Chico teachers and their district hit a critical juncture in their contract negotiations
Not everything is rosy between the Chico Unified School District and its teachers. Contract negotiations with the Chico Unified Teachers Association continue, and even under a new superintendent relations remain strained.
“I think there is a long-term undercurrent of mistrust,” Superintendent Chet Francisco said.
CUTA boasts a membership of 780 teachers responsible for the education of 14,000 students.
“I think we all need to take a step back and think where our priorities are,” Francisco said. “And our priorities are our kids.”
The relationship is strained primarily by money. Teachers have not received a raise since July 2002, said CUTA president George Young; since that time, the cost of living in Chico has increased by 11 percent.
CUSD teachers used to be some of the highest paid in the region, Young said, but recently their pay was surpassed by teachers in Oroville.
The district and CUTA have undergone mediation in an effort to settle the dispute. But the mediation failed to produce any agreements, sending the district into the next stage, deemed “fact finding,” where both sides come up with more evidence to support their stances.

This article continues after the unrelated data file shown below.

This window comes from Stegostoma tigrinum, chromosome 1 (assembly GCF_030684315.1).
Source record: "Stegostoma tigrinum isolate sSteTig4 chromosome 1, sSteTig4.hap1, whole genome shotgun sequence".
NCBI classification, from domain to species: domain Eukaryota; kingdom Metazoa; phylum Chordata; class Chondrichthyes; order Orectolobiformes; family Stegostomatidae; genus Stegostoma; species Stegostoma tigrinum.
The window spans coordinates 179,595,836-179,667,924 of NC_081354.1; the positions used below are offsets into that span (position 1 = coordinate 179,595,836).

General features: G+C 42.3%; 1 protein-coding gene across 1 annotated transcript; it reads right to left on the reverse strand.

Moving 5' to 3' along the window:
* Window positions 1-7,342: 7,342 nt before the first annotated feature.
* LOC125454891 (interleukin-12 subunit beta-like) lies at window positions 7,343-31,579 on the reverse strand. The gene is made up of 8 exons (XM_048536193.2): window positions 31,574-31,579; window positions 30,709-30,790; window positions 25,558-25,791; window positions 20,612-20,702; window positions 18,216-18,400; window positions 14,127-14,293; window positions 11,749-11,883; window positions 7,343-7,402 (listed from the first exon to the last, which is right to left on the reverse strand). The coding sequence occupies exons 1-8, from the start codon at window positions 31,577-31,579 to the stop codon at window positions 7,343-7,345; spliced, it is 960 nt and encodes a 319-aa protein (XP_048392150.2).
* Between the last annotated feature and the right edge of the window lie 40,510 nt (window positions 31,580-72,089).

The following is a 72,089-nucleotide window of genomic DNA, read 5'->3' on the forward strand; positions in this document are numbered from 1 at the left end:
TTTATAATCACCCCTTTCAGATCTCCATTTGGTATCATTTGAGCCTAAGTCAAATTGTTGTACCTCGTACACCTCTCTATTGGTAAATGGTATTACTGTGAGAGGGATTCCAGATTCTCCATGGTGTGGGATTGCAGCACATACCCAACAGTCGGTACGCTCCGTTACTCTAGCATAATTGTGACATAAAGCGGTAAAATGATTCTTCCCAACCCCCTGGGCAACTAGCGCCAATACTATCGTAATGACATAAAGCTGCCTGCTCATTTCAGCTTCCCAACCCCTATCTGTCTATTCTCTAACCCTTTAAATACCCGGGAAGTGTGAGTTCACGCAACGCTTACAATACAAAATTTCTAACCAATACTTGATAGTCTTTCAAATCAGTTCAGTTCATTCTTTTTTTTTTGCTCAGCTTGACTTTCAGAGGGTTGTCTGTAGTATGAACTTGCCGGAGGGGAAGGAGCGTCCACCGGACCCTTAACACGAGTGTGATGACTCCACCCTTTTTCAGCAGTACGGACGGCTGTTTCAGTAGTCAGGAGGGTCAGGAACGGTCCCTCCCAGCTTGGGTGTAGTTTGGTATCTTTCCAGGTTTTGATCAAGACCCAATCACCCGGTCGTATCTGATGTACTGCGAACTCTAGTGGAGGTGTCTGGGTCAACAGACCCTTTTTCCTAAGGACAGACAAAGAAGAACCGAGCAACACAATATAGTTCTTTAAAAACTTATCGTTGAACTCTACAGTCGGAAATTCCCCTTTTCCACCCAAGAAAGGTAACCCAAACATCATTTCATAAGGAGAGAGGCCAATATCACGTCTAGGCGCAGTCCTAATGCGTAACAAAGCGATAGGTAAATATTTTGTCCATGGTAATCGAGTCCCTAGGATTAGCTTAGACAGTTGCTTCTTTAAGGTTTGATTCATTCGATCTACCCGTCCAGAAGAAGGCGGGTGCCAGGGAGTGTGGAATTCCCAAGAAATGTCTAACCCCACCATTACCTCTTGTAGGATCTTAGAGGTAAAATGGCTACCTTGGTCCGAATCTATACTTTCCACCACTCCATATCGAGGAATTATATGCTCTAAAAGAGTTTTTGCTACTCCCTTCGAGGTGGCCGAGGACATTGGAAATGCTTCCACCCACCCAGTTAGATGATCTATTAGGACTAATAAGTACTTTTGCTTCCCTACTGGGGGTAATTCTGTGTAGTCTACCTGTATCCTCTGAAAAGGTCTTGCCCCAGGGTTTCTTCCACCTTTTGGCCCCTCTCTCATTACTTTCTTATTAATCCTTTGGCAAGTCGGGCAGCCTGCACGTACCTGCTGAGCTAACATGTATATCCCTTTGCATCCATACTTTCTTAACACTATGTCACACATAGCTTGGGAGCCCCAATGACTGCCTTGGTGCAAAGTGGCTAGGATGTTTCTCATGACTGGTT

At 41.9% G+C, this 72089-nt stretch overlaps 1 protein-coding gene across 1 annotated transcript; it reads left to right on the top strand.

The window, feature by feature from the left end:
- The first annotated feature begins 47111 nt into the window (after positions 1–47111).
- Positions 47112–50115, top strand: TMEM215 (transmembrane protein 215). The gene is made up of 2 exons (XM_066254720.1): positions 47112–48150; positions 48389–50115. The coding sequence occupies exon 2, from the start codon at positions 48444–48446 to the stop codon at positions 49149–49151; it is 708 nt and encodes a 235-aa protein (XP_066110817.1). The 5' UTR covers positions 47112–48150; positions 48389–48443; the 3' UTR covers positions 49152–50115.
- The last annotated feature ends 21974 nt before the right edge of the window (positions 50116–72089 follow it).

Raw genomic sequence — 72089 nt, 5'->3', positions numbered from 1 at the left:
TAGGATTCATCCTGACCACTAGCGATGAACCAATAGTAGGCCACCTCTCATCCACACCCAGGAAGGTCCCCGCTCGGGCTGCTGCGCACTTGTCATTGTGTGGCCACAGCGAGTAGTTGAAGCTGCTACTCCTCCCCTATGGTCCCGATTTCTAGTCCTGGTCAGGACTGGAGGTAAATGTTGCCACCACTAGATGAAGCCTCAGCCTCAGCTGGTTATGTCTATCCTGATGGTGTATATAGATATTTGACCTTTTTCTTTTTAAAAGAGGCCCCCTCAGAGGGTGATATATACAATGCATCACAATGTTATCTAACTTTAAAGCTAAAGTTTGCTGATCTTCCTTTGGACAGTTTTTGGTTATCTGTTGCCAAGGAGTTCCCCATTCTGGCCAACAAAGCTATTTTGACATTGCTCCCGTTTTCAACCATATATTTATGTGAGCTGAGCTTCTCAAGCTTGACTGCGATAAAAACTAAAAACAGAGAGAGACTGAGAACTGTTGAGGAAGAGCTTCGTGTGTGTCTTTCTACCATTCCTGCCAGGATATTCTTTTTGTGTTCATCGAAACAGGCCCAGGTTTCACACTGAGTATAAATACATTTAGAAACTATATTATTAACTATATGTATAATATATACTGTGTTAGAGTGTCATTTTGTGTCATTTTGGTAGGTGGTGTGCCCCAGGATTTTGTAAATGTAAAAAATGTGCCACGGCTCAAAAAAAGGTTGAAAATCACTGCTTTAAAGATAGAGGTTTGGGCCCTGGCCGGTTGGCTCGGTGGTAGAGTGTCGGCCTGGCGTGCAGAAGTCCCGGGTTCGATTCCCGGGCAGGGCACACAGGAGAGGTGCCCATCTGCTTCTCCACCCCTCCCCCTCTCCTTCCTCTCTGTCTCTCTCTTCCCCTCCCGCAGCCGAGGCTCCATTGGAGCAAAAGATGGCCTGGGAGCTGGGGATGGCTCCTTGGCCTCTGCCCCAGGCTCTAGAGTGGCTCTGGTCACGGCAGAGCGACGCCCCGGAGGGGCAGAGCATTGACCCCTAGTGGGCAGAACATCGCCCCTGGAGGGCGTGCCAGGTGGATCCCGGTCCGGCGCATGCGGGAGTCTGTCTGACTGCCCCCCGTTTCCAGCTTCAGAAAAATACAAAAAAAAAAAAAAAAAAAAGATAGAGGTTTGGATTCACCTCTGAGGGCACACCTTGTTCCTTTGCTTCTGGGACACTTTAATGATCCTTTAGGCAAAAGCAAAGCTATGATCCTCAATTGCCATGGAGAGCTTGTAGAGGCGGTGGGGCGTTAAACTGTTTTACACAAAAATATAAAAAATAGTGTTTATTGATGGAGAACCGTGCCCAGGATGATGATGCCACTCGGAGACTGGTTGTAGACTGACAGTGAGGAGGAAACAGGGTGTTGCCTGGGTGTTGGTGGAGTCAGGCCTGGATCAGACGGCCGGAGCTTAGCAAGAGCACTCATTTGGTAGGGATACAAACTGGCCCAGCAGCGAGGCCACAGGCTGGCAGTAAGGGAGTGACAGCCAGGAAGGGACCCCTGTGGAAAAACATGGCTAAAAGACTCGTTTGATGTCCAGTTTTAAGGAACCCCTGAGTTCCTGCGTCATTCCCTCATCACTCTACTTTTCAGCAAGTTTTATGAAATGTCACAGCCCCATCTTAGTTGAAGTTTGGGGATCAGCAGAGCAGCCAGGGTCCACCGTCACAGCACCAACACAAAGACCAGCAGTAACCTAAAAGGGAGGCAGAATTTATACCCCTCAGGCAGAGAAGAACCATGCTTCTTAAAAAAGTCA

Because it is in the process of negotiations, CUTA is not ready to discuss any specific figures of the bargaining, Young said.
Still, the union is optimistic that with the 8 percent base revenue increase the district has gleaned from the state this fiscal year, the teachers may be successful in securing a raise.
Young said he believes that another important issue facing the district is how it will provide health care for teachers.
Chico, like the rest of California, is facing a future shortage of teachers, Young said. Without decent pay and health benefits, it seems nearly impossible to get people into the teaching profession, he said.
As for the current contract talks, both teachers and the district said the way their conflict gets resolved is significant.
“I think it would be better for all involved to do this in a healthy and respectful way,” Chico Junior High School teacher Jenn Flory said.
Noted Francisco: “It’s important to set an example for the kids.”